By Kiyoshi Takenaka and Yoko Nishikawa
TOKYO (Reuters) - Exhausted engineers successfully attached a power cable to Japan's tsunami-crippled nuclear station on Saturday in a race to prevent deadly radiation from an accident now rated at least as bad as America's Three Mile Island in 1979.
Though it is still unknown whether that will be enough to restart water pumps needed to cool overheated nuclear fuel rods, it was at least a step forward at the six-reactor Fukushima plant in northeastern Japan, 240 km (150 miles) north of Tokyo.
Japan's unprecedented multiple crisis of earthquake, tsunami and radiation leak has unsettled world financial markets, prompted international reassessment of nuclear safety and given the Asian nation its toughest time since World War Two.
It has also stirred unhappy memories of Japan's past nuclear nightmare -- the U.S. atomic bombs dropped on Hiroshima and Nagasaki in 1945.
At Fukushima, nearly 300 engineers working inside a 20 km (12 miles) evacuation zone were focused on trying to restore power at pumps in four of the reactors.
"TEPCO has connected the external transmission line with the receiving point of the plant and confirmed that electricity can be supplied," the plant's operator Tokyo Electric Power Co said in a statement.
The next stage will be to check equipment is working and not damaged before trying to crank up the coolers at reactor No. 2, followed by 1, 3 and 4, it added.
If that works, it will be a turning point.
"If they can get those electric pumps on and they can start pushing that water successfully up the core, quite slowly so you don't cause any brittle failure, they should be able to get it under control in the next couple of days," said Laurence Williams, of Britain's University of Central Lancashire.
If not, there is an option of last resort under consideration to bury the sprawling 40-year-old plant in sand and concrete to prevent a catastrophic radiation release.
That method was used to seal huge leakages from the 1986 Chernobyl disaster.
Japan has raised the severity rating of the nuclear crisis from level 4 to level 5 on the seven-level INES international scale, putting it on a par with the Three Mile Island accident in 1979, although some experts say it is more serious.
Chernobyl, in Ukraine, was a 7 on that scale.
The operation to avert a large-scale radiation leak has overshadowed the humanitarian aftermath of the 9.0-magnitude earthquake and 10-meter (33-foot) tsunami that struck on March 11.
Nearly 7,000 people have been confirmed killed in the double natural disaster, which turned whole towns into waterlogged and debris-shrouded wastelands.
Another 10,700 people are missing with many feared dead.
Some 390,000 people, including many among Japan's aging population, are homeless and battling near-freezing temperatures in shelters in northeastern coastal areas.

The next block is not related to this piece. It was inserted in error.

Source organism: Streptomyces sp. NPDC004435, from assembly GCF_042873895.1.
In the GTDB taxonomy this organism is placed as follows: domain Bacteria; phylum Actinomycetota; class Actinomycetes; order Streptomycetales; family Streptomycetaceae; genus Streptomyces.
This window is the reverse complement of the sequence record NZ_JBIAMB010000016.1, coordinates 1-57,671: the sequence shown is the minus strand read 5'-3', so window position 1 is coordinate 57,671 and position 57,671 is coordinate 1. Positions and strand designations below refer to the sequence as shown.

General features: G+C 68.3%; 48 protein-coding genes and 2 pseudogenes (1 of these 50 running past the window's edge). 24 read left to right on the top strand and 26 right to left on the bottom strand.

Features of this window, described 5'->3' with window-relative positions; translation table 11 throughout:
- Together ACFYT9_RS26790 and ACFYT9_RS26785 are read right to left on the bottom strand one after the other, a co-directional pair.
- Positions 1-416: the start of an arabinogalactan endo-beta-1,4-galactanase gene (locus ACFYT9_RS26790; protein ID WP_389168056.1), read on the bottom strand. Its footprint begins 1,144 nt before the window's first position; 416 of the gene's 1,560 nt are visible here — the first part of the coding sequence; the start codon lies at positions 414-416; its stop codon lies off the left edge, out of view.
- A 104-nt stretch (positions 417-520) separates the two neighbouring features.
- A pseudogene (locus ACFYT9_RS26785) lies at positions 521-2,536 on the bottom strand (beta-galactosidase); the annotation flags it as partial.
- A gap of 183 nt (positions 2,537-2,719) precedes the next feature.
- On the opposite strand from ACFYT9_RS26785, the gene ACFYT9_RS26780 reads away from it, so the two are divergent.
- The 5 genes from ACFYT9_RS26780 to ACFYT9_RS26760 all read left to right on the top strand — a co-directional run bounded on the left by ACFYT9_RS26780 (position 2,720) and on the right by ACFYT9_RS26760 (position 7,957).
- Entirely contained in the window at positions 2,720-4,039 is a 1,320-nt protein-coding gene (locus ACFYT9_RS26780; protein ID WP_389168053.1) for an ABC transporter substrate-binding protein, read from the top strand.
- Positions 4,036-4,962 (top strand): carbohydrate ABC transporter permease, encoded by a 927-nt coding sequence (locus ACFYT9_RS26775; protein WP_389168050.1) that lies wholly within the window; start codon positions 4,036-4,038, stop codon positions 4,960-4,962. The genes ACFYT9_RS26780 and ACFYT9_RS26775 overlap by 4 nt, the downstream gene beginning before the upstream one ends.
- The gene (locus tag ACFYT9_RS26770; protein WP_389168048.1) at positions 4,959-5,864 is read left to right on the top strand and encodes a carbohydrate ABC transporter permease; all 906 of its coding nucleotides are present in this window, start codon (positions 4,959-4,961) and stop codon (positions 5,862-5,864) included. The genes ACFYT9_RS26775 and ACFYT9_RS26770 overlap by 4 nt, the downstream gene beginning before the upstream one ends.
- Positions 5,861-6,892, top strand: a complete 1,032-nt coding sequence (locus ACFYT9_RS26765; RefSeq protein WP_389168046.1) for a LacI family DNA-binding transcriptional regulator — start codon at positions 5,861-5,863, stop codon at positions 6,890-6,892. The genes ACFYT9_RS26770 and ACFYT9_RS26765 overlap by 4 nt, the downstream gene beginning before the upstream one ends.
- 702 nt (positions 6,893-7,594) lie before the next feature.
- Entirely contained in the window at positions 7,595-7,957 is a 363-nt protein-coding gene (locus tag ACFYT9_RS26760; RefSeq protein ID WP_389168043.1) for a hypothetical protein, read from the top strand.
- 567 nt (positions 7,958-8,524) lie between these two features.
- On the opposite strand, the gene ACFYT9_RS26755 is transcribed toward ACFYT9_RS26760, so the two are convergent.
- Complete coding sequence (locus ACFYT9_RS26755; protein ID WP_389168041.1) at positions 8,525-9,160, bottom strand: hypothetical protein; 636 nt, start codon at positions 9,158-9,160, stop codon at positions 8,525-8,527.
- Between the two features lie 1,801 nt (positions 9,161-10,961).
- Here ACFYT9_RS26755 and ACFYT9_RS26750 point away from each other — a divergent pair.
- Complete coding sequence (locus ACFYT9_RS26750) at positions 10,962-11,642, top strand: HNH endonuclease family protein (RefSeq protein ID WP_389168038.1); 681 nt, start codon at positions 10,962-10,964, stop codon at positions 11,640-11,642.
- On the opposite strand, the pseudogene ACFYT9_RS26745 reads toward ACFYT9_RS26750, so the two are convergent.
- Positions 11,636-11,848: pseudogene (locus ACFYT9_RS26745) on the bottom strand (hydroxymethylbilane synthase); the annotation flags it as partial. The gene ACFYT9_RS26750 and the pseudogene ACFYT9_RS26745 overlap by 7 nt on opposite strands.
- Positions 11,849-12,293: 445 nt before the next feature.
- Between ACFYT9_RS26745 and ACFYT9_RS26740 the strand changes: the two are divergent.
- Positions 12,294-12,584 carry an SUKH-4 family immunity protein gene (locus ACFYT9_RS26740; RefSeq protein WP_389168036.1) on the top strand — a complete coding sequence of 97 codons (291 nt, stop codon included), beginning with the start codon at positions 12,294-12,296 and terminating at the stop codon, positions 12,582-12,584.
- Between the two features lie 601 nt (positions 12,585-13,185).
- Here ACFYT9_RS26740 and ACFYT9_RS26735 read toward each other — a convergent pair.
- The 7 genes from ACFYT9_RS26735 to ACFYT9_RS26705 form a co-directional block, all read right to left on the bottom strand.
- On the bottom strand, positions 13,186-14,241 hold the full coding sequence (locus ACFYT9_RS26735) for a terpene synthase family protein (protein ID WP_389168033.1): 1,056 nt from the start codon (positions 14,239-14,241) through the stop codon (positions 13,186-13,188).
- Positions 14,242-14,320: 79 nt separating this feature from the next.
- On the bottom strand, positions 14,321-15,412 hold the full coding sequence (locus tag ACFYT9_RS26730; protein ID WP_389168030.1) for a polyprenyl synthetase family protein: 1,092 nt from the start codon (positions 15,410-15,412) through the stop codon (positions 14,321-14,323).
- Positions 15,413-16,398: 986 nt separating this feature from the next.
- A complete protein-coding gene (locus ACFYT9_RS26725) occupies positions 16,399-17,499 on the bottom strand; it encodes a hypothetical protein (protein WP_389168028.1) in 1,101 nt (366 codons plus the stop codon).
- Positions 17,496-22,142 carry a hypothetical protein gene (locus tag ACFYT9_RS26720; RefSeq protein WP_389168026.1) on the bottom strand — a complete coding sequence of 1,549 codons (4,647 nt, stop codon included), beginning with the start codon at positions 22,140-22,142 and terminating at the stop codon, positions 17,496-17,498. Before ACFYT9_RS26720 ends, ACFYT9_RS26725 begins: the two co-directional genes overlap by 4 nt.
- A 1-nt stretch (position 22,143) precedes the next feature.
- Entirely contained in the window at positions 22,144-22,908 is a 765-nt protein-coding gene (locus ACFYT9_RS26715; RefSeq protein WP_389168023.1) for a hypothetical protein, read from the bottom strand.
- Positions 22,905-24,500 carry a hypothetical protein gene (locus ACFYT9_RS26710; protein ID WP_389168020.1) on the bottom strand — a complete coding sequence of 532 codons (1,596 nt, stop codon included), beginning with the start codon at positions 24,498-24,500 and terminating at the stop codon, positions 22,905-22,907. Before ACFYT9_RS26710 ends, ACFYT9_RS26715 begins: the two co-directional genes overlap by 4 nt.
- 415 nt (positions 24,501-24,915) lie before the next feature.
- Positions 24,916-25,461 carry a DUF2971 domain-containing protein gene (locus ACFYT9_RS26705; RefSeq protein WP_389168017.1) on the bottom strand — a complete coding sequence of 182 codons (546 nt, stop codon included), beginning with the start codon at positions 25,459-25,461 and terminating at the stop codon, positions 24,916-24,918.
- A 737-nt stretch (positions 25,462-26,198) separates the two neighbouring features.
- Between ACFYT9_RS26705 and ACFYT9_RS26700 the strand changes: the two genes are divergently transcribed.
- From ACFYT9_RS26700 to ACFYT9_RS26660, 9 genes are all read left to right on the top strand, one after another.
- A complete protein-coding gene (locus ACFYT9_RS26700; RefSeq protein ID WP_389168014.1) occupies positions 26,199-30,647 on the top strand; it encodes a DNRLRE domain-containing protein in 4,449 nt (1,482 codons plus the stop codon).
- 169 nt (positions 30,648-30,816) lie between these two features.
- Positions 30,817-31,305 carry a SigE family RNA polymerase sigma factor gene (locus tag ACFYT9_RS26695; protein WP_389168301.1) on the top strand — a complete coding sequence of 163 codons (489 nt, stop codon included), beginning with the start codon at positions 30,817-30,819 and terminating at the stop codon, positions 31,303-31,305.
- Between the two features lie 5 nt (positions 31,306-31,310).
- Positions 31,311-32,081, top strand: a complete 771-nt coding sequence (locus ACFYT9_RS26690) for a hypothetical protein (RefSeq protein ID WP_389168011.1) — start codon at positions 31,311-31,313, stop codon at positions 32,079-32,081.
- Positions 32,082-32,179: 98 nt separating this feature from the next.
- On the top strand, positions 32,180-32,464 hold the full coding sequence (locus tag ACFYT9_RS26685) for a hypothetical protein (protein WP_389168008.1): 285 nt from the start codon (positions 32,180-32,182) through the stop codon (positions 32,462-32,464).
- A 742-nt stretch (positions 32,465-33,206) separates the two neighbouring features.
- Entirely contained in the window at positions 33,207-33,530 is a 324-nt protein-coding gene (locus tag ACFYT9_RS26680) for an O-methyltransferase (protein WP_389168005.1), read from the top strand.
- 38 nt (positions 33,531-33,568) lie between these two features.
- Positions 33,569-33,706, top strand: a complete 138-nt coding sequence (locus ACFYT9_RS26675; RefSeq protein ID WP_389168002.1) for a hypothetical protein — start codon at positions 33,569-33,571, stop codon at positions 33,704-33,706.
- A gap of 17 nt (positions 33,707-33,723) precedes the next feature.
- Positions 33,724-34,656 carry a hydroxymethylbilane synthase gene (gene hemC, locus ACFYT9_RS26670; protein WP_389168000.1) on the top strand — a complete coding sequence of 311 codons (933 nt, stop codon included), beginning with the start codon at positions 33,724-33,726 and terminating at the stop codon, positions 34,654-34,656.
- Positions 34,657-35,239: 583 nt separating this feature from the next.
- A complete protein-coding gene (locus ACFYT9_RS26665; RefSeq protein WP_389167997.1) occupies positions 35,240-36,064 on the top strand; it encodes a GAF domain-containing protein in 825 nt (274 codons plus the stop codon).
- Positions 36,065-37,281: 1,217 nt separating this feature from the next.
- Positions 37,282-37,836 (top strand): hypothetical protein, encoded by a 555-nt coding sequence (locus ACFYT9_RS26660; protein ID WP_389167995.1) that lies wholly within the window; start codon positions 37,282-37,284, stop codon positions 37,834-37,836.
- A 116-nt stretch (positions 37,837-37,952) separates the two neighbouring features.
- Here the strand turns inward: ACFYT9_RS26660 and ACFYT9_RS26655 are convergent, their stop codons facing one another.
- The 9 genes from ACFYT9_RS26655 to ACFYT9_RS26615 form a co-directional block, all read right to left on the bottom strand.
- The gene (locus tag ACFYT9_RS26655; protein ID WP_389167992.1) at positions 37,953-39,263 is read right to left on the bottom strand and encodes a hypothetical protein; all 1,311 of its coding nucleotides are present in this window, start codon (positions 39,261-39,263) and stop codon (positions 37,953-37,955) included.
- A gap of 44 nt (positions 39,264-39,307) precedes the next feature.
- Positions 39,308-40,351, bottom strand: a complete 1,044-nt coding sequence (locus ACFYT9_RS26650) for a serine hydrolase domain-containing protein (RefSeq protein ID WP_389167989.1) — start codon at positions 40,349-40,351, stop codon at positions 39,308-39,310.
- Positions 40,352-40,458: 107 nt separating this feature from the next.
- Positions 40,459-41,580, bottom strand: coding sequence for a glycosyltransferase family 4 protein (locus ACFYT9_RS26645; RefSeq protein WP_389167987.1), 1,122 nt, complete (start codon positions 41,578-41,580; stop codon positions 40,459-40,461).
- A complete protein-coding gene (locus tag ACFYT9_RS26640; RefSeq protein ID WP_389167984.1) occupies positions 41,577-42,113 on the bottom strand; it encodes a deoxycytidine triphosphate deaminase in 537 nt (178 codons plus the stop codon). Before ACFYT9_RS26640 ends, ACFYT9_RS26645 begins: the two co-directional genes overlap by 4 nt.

Food, water, medicine and heating fuel are in short supply.
"Everything is gone, including money," said Tsukasa Sato, a 74-year-old barber with a heart condition, as he warmed his hands in front of a stove at a shelter for the homeless.
Health officials and the U.N. atomic watchdog have said radiation levels in the capital Tokyo were not harmful. But the city has seen an exodus of tourists, expatriates and many Japanese, who fear a blast of radioactive material.
"I'm leaving because my parents are terrified. I personally think this will turn out to be the biggest paper tiger the world has ever seen," said Luke Ridley, 23, from London as he sat at Narita international airport using his laptop.
"I'll probably come back in about a month."
Amid their distress, Japanese were proud of the 279 nuclear plant workers toiling in the wreckage, wearing masks, goggles and protective suits sealed by duct tape.
"My eyes well with tears at the thought of the work they are doing," Kazuya Aoki, a safety official at Japan's Nuclear and Industrial Safety Agency, told Reuters.
G7 INTERVENTION FOR YEN
The Group of Seven rich nations, attempting to calm global financial markets after a tumultuous week, agreed on Friday to join in a rare concerted intervention to restrain a soaring yen.
The U.S. dollar surged more than two yen to 81.80 after the G7's pledge to intervene, leaving behind a record low of 76.25 hit on Thursday.
Japan's Nikkei share index ended up 2.7 percent, recouping some of the week's stinging losses. It has lost 10.2 percent this week, wiping $350 billion off market capitalization.
The plight of the homeless worsened following a cold snap that brought heavy snow to worst-affected areas.
Nearly 290,000 households in the north were still without electricity, officials said, and the government said about 940,000 households lacked running water.
Aid groups say most victims are getting help, but there are pockets of acute suffering.
"We've seen children suffering with the cold, and lacking really basic items like food and clean water," Stephen McDonald of Save the Children said in a statement on Friday.
(Additional reporting by Linda Sieg, Nathan Layne, Elaine Lies, Leika Kihara, Jon Herskovitz, Joseph Radford and Chris Gallagher in Japan; Fiona Ortiz in Madrid; Writing by Andrew Cawthorne; Editing by Robert Birsel)